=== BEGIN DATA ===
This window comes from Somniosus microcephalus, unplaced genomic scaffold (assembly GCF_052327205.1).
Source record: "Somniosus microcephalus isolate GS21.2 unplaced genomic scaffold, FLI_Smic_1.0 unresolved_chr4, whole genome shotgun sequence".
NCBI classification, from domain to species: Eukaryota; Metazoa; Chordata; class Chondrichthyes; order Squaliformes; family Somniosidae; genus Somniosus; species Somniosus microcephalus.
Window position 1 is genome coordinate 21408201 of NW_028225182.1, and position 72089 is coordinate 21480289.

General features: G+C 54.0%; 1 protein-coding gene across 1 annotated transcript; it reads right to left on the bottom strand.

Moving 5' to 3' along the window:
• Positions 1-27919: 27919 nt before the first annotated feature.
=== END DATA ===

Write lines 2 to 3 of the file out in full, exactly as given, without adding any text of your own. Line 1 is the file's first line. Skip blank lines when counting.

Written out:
Source record: "Somniosus microcephalus isolate GS21.2 unplaced genomic scaffold, FLI_Smic_1.0 unresolved_chr4, whole genome shotgun sequence".
NCBI classification, from domain to species: Eukaryota; Metazoa; Chordata; class Chondrichthyes; order Squaliformes; family Somniosidae; genus Somniosus; species Somniosus microcephalus.